CRM Collaboration: Real Estate Firm Implements Zimbra For All Its Agents

The CIO of Zip Realty talks about embedding Zimbra on top of his homegrown CRM system, and how agents have been able to customize their email and calendars with Web 2.0 features such as tagging.

Back in 2005, Joe Trifoglio, CIO of Zip Realty, needed a new email system for his 2,500 real estate agents spread out across 14 major metropolitan areas. His homegrown, open-source e-mail client worked well, but he needed something that would work on top of his custom built CRM system, known internally as ZAP, the Zip Agent Platform.

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Prior to shopping for a new messaging system, Trifoglio's real-estate agents toggled between their e-mail and CRM app, and had to manually input a lot of information (such as appointments) between the two.

There were a variety of Web-based e-mail clients for Trifoglio to choose from, including Google and its Google Apps. But because Zip Realty built its CRM system completely from scratch and on Java and open source components, Trifoglio needed a messaging system built on similar principles. He picked the open-source, Yahoo-owned Zimbra, an e-mail, calendar and chat (instant messaging) client.

Trifoglio noted that other vendors offered the same features such as e-mail and instant messaging, "but they had little ability to integrate with our internal systems [mainly ZAP]."

After what he describes as moderate development work in late 2005 and early 2006, Trifoglio says the e-mail system now is embedded on top of his customized CRM, allowing his real estate agents to book showings with better efficiency than ever before.

For example, at the front end of Zip's website, people can book appointments with realtors to look at residential properties. That information is fed from the front end of the website into Zip's CRM system.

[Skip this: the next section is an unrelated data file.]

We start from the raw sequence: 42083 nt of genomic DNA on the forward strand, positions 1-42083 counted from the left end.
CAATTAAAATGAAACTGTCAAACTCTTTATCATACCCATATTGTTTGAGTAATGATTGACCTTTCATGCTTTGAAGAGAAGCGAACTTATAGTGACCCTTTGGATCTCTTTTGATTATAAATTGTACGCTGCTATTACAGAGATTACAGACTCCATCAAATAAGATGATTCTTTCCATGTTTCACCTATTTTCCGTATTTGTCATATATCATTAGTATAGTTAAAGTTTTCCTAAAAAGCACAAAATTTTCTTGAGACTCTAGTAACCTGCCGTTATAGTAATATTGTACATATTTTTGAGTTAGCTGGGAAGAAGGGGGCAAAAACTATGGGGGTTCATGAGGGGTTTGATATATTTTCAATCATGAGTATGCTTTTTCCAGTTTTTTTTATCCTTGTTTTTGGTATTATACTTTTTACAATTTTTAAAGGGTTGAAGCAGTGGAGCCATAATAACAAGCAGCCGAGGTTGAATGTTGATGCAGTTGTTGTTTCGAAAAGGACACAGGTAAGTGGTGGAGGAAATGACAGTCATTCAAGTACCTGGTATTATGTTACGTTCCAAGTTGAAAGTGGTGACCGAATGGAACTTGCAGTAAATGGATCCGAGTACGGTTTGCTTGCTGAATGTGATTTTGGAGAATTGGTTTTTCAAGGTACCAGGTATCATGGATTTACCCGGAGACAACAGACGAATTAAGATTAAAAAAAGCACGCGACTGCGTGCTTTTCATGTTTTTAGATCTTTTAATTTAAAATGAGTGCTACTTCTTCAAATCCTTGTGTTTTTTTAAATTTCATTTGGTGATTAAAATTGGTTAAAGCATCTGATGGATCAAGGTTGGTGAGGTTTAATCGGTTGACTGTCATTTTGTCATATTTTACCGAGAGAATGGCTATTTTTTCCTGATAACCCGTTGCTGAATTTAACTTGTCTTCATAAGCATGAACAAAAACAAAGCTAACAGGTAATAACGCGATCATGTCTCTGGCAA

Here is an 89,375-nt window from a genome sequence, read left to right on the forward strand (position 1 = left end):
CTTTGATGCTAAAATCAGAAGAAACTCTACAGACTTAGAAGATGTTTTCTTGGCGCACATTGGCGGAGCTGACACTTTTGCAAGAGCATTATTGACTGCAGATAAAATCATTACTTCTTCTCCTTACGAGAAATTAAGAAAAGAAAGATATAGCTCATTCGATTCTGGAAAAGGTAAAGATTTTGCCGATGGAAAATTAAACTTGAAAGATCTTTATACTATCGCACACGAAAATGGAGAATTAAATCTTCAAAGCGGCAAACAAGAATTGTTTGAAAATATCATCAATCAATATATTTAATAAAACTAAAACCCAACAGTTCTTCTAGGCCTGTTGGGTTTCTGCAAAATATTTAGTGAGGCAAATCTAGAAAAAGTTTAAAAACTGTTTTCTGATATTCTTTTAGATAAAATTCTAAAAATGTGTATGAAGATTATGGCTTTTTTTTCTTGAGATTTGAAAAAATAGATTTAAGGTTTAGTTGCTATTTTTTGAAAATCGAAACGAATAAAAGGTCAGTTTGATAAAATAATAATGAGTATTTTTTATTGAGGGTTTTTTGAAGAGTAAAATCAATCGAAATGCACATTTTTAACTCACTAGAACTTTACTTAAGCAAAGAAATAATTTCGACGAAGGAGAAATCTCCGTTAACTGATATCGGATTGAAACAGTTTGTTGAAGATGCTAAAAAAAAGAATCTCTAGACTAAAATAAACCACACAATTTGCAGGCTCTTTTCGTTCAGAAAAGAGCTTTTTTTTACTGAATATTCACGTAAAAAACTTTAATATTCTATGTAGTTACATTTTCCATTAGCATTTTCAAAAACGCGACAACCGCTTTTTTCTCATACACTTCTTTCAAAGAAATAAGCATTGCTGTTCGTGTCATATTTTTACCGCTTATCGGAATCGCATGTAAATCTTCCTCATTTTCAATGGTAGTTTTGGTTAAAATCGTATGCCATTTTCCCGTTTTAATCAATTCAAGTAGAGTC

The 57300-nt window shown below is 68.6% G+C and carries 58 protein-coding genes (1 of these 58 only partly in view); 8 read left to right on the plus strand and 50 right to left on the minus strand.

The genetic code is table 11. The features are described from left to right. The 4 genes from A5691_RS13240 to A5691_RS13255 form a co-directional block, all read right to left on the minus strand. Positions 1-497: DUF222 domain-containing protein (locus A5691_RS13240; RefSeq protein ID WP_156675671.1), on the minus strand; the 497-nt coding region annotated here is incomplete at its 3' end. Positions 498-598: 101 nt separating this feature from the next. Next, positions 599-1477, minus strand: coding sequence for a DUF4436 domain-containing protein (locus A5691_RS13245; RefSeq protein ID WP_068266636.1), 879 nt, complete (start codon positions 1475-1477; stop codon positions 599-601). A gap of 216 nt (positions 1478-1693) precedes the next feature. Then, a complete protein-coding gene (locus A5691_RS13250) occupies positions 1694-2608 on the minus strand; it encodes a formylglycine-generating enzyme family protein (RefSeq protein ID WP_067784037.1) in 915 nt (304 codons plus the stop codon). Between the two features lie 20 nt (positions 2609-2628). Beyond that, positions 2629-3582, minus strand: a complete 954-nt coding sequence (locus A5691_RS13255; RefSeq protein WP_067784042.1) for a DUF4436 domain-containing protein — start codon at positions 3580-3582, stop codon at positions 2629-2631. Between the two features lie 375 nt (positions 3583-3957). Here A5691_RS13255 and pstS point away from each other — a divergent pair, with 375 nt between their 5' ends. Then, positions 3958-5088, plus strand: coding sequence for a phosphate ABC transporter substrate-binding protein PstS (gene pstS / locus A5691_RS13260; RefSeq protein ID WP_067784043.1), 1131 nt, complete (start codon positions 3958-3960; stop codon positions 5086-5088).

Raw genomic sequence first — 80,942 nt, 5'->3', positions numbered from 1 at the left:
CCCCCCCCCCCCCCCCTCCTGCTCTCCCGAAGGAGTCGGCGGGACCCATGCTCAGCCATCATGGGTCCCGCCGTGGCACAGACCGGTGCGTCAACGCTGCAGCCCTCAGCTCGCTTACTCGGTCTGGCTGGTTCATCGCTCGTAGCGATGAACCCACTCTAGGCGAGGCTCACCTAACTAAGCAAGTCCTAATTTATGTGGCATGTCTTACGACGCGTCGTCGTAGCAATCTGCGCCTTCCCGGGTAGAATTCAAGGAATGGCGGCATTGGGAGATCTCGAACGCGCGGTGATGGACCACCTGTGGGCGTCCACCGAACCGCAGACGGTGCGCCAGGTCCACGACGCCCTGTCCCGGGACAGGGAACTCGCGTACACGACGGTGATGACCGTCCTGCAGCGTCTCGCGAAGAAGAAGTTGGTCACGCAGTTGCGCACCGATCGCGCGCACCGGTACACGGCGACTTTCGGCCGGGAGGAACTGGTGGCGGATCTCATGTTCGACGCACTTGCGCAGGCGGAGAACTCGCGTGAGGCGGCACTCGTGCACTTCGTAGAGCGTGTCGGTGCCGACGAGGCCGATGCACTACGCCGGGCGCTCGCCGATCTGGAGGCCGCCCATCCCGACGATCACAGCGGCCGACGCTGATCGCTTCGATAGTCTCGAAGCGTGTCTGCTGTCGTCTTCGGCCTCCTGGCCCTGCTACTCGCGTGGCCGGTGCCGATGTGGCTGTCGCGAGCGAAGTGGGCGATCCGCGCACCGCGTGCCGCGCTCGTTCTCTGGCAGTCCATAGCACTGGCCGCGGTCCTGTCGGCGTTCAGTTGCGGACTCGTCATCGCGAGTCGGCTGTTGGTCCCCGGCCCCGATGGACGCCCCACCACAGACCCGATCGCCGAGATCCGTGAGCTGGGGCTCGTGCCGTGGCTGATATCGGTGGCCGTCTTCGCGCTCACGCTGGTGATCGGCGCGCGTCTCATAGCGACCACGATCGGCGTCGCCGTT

Typically, agents had to do a lot of the data input between the CRM app and their calendar app. Now, with Zimbra on top of ZAP, it happens more easily.

When an agent comes in, they now have a single sign-on that logs them onto both CRM and e-mail at once. With Zimbra, they can also add Zimlets —which are essentially plug-ins (such as one for easy calendaring) that get embedded on top of the application.

"They [the agents] are much happier because it's more feature rich," Trifoglio says. "The system allows end-users to use Web 2.0 features, like tagging emails and searching mail."

He says Zimbra also works well on Windows mobile phones, which will figure to be critical for the agents on the move. Currently, about 10 agents are testing the Zimbra app on their mobile, and have only given Trifoglio positive feedback.

Another upside to a Zimbra implementation?

"As far as the cost of purchasing the software, it's a fraction of what it would cost to do Exchange or Lotus Notes or something like that," he says.

A glace at the pricing on Zimbra's website would confirm this contention. The professional edition, for 50 or more seats, starts at a mere $28 per user per year.

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